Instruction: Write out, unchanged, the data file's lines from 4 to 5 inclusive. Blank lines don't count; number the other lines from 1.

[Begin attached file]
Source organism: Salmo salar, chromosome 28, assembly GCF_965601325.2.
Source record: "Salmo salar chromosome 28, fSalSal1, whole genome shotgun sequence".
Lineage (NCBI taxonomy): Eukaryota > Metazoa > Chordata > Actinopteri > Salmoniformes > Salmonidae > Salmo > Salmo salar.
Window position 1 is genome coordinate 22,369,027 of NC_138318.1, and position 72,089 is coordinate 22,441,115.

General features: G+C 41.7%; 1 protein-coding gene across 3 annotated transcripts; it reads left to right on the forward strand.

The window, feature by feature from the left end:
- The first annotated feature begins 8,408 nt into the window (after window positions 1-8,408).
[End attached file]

Window position 1 is genome coordinate 22,369,027 of NC_138318.1, and position 72,089 is coordinate 22,441,115.

General features: G+C 41.7%; 1 protein-coding gene across 3 annotated transcripts; it reads left to right on the forward strand.